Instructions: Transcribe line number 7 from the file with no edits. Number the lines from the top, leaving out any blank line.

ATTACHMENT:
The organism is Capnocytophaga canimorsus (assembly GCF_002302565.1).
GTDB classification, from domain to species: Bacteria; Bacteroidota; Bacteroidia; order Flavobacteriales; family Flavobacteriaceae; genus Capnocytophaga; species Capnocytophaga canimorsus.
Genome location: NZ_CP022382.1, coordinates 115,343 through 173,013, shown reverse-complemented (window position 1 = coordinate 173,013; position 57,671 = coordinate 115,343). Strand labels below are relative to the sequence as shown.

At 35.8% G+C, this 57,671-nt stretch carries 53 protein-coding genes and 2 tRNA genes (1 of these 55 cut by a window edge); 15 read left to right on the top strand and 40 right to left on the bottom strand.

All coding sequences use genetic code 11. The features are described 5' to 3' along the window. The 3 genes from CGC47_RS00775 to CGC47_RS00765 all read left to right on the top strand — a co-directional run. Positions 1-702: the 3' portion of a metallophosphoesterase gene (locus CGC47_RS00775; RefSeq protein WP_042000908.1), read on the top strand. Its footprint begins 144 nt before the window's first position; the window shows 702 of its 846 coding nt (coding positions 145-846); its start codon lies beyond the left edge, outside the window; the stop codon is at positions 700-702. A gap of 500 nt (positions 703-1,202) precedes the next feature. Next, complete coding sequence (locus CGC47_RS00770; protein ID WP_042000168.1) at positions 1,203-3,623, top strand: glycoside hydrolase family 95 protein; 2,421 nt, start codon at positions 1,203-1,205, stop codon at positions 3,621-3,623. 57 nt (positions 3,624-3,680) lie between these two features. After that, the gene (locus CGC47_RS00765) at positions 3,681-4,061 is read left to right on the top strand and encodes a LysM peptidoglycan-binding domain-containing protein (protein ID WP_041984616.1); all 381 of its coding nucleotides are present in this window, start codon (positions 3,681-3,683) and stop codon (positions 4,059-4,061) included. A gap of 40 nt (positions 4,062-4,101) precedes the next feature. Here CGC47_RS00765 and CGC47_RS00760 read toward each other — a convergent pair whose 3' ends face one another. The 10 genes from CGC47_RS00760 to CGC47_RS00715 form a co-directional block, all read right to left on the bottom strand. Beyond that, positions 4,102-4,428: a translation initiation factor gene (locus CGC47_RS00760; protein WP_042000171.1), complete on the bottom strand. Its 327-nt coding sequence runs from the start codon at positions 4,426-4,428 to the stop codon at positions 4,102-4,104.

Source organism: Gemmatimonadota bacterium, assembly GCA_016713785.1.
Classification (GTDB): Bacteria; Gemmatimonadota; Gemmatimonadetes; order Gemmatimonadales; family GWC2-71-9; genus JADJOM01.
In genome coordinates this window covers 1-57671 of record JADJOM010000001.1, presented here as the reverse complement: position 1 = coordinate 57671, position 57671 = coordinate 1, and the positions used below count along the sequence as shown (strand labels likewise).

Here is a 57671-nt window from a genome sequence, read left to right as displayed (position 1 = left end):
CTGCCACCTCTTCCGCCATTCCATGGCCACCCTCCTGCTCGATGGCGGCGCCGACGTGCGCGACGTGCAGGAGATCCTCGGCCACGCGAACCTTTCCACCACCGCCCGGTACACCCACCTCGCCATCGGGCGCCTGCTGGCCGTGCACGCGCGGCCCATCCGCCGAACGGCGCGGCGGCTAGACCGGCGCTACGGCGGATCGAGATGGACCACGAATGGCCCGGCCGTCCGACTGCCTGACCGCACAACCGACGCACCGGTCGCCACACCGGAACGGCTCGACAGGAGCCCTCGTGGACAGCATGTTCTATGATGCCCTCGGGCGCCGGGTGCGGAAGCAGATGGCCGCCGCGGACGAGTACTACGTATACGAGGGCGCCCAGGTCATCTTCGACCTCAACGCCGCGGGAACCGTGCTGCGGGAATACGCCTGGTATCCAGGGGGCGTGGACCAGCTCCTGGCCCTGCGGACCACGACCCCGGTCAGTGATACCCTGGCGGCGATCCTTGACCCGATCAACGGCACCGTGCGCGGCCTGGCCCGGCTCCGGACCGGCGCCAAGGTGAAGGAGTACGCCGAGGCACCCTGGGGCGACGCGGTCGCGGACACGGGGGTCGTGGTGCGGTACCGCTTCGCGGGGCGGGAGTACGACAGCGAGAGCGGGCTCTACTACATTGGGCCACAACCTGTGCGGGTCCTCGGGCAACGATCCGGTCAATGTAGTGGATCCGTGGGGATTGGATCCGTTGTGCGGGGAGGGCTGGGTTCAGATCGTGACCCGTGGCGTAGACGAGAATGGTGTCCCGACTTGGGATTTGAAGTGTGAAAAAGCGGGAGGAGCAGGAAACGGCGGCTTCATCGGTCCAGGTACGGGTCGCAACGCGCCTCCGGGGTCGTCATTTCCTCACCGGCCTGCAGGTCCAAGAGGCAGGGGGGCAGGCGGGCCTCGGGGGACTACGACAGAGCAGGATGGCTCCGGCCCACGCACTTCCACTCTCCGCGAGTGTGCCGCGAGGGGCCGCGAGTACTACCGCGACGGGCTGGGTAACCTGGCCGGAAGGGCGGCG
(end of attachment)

Classification (GTDB): Bacteria; Gemmatimonadota; Gemmatimonadetes; order Gemmatimonadales; family GWC2-71-9; genus JADJOM01.